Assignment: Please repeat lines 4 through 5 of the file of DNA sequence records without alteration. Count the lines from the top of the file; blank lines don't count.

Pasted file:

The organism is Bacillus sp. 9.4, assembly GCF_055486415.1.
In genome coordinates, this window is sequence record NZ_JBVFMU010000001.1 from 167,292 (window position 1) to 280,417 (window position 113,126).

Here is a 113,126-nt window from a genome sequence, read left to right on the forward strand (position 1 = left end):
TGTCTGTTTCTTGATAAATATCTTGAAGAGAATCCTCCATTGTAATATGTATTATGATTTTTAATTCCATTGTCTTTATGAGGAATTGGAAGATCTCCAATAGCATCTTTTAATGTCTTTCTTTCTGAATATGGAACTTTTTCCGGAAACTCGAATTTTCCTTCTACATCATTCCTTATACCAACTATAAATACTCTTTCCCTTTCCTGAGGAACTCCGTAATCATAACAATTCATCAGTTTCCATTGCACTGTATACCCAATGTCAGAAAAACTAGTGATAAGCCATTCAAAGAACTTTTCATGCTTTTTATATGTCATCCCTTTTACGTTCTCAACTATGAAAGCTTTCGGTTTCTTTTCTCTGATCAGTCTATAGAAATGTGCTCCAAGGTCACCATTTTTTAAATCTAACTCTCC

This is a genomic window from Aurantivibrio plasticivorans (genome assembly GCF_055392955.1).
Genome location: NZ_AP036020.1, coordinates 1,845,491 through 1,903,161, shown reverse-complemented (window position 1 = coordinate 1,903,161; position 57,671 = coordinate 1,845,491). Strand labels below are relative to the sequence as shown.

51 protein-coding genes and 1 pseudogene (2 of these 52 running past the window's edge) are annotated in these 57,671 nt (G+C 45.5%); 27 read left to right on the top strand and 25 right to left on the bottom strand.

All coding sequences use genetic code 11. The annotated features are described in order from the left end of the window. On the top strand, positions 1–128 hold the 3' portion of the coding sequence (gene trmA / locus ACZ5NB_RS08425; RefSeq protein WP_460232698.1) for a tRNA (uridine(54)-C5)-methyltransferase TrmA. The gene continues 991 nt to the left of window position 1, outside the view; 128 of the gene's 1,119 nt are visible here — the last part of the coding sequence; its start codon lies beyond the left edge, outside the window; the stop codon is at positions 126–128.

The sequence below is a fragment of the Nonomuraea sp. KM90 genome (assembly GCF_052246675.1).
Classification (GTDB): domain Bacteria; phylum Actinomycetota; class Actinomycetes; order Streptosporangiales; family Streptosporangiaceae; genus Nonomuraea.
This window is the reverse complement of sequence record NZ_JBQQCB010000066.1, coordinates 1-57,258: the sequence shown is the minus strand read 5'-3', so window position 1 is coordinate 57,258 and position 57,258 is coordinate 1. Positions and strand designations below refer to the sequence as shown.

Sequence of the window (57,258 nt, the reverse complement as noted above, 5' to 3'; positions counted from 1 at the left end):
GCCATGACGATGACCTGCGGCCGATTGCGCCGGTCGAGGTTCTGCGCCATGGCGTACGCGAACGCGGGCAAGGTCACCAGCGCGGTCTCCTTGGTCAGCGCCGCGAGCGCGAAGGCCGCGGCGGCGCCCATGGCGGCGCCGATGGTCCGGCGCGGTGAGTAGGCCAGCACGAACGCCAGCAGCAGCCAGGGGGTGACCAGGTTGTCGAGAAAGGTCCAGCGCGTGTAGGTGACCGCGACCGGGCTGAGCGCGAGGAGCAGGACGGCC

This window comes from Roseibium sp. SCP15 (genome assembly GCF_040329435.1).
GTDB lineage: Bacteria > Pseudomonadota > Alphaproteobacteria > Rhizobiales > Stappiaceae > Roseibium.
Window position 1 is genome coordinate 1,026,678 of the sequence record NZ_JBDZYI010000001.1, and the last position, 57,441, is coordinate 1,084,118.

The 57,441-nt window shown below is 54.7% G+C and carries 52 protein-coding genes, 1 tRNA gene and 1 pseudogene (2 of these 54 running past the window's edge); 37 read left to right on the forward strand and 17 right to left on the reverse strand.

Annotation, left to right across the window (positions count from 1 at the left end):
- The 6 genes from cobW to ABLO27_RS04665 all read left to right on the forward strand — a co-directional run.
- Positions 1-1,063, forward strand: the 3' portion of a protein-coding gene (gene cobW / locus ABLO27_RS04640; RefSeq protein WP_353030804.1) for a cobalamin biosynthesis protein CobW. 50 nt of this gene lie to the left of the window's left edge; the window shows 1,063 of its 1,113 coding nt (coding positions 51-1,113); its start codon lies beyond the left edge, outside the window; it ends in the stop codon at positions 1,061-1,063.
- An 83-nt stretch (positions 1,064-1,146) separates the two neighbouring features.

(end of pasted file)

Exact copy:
TGTCTGTTTCTTGATAAATATCTTGAAGAGAATCCTCCATTGTAATATGTATTATGATTTTTAATTCCATTGTCTTTATGAGGAATTGGAAGATCTCCAATAGCATCTTTTAATGTCTTTCTTTCTGAATATGGAACTTTTTCCGGAAACTCGAATTTTCCTTCTACATCATTCCTTATACCAACTATAAATACTCTTTCCCTTTCCTGAGGAACTCCGTAATCATAACAATTCATCAGTTTCCATTGCACTGTATACCCAATGTCAGAAAAACTAGTGATAAGCCATTCAAAGAACTTTTCATGCTTTTTATATGTCATCCCTTTTACGTTCTCAACTATGAAAGCTTTCGGTTTCTTTTCTCTGATCAGTCTATAGAAATGTGCTCCAAGGTCACCATTTTTTAAATCTAACTCTCC

This is a genomic window from Aurantivibrio plasticivorans (genome assembly GCF_055392955.1).